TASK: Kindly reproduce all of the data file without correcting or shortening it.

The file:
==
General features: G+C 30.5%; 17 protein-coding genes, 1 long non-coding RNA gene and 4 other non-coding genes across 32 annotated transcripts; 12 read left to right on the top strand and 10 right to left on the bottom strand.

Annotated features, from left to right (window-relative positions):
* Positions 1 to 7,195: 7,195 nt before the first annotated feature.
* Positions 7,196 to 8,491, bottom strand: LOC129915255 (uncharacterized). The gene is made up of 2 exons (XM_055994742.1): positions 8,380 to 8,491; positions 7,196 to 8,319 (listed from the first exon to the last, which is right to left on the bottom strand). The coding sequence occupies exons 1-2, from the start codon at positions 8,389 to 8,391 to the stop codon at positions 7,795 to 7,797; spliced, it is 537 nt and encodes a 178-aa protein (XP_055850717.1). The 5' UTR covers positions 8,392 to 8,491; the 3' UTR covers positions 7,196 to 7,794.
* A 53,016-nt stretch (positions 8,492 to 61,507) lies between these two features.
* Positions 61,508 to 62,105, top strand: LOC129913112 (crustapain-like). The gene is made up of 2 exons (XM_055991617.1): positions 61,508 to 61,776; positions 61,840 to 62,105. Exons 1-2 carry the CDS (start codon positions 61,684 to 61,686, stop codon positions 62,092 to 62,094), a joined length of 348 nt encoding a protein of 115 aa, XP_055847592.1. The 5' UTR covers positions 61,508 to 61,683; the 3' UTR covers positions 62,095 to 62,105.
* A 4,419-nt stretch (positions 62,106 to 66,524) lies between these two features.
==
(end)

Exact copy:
General features: G+C 30.5%; 17 protein-coding genes, 1 long non-coding RNA gene and 4 other non-coding genes across 32 annotated transcripts; 12 read left to right on the top strand and 10 right to left on the bottom strand.

Annotated features, from left to right (window-relative positions):
* Positions 1 to 7,195: 7,195 nt before the first annotated feature.
* Positions 7,196 to 8,491, bottom strand: LOC129915255 (uncharacterized). The gene is made up of 2 exons (XM_055994742.1): positions 8,380 to 8,491; positions 7,196 to 8,319 (listed from the first exon to the last, which is right to left on the bottom strand). The coding sequence occupies exons 1-2, from the start codon at positions 8,389 to 8,391 to the stop codon at positions 7,795 to 7,797; spliced, it is 537 nt and encodes a 178-aa protein (XP_055850717.1). The 5' UTR covers positions 8,392 to 8,491; the 3' UTR covers positions 7,196 to 7,794.
* A 53,016-nt stretch (positions 8,492 to 61,507) lies between these two features.
* Positions 61,508 to 62,105, top strand: LOC129913112 (crustapain-like). The gene is made up of 2 exons (XM_055991617.1): positions 61,508 to 61,776; positions 61,840 to 62,105. Exons 1-2 carry the CDS (start codon positions 61,684 to 61,686, stop codon positions 62,092 to 62,094), a joined length of 348 nt encoding a protein of 115 aa, XP_055847592.1. The 5' UTR covers positions 61,508 to 61,683; the 3' UTR covers positions 62,095 to 62,105.
* A 4,419-nt stretch (positions 62,106 to 66,524) lies between these two features.